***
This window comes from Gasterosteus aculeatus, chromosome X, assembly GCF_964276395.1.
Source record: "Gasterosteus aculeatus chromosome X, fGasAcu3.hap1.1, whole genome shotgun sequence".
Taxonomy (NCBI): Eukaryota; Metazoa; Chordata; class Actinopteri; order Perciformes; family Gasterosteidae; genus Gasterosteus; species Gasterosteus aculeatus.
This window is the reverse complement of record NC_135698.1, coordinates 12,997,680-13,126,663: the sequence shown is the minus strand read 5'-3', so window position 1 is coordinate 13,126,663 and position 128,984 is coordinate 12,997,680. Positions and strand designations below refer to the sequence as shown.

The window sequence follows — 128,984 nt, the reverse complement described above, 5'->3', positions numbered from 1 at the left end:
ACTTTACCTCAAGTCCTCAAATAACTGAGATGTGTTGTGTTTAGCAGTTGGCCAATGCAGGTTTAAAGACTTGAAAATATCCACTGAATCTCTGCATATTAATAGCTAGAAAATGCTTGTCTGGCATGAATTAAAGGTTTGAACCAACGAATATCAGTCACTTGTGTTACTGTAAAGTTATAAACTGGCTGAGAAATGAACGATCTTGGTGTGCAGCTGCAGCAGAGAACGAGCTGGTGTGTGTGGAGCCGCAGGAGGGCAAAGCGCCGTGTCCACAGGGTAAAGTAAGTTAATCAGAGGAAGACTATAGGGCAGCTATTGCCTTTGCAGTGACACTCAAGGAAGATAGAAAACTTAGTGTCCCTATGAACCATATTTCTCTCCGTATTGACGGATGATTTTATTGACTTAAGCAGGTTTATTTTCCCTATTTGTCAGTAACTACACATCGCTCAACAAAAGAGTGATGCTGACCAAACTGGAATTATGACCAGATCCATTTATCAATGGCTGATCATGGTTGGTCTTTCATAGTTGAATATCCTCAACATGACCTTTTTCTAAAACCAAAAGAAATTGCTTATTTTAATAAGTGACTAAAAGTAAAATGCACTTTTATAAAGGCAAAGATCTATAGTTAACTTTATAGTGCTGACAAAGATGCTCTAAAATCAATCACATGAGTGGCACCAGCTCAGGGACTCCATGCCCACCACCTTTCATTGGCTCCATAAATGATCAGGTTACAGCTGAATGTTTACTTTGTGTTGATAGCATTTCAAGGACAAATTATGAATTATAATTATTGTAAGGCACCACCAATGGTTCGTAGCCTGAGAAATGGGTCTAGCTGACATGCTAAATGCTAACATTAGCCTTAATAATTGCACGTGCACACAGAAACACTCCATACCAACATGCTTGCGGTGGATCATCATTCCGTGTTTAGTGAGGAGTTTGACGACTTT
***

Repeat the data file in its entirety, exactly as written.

This window comes from Gasterosteus aculeatus, chromosome X, assembly GCF_964276395.1.
Source record: "Gasterosteus aculeatus chromosome X, fGasAcu3.hap1.1, whole genome shotgun sequence".
Taxonomy (NCBI): Eukaryota; Metazoa; Chordata; class Actinopteri; order Perciformes; family Gasterosteidae; genus Gasterosteus; species Gasterosteus aculeatus.
This window is the reverse complement of record NC_135698.1, coordinates 12,997,680-13,126,663: the sequence shown is the minus strand read 5'-3', so window position 1 is coordinate 13,126,663 and position 128,984 is coordinate 12,997,680. Positions and strand designations below refer to the sequence as shown.

The window sequence follows — 128,984 nt, the reverse complement described above, 5'->3', positions numbered from 1 at the left end:
ACTTTACCTCAAGTCCTCAAATAACTGAGATGTGTTGTGTTTAGCAGTTGGCCAATGCAGGTTTAAAGACTTGAAAATATCCACTGAATCTCTGCATATTAATAGCTAGAAAATGCTTGTCTGGCATGAATTAAAGGTTTGAACCAACGAATATCAGTCACTTGTGTTACTGTAAAGTTATAAACTGGCTGAGAAATGAACGATCTTGGTGTGCAGCTGCAGCAGAGAACGAGCTGGTGTGTGTGGAGCCGCAGGAGGGCAAAGCGCCGTGTCCACAGGGTAAAGTAAGTTAATCAGAGGAAGACTATAGGGCAGCTATTGCCTTTGCAGTGACACTCAAGGAAGATAGAAAACTTAGTGTCCCTATGAACCATATTTCTCTCCGTATTGACGGATGATTTTATTGACTTAAGCAGGTTTATTTTCCCTATTTGTCAGTAACTACACATCGCTCAACAAAAGAGTGATGCTGACCAAACTGGAATTATGACCAGATCCATTTATCAATGGCTGATCATGGTTGGTCTTTCATAGTTGAATATCCTCAACATGACCTTTTTCTAAAACCAAAAGAAATTGCTTATTTTAATAAGTGACTAAAAGTAAAATGCACTTTTATAAAGGCAAAGATCTATAGTTAACTTTATAGTGCTGACAAAGATGCTCTAAAATCAATCACATGAGTGGCACCAGCTCAGGGACTCCATGCCCACCACCTTTCATTGGCTCCATAAATGATCAGGTTACAGCTGAATGTTTACTTTGTGTTGATAGCATTTCAAGGACAAATTATGAATTATAATTATTGTAAGGCACCACCAATGGTTCGTAGCCTGAGAAATGGGTCTAGCTGACATGCTAAATGCTAACATTAGCCTTAATAATTGCACGTGCACACAGAAACACTCCATACCAACATGCTTGCGGTGGATCATCATTCCGTGTTTAGTGAGGAGTTTGACGACTTT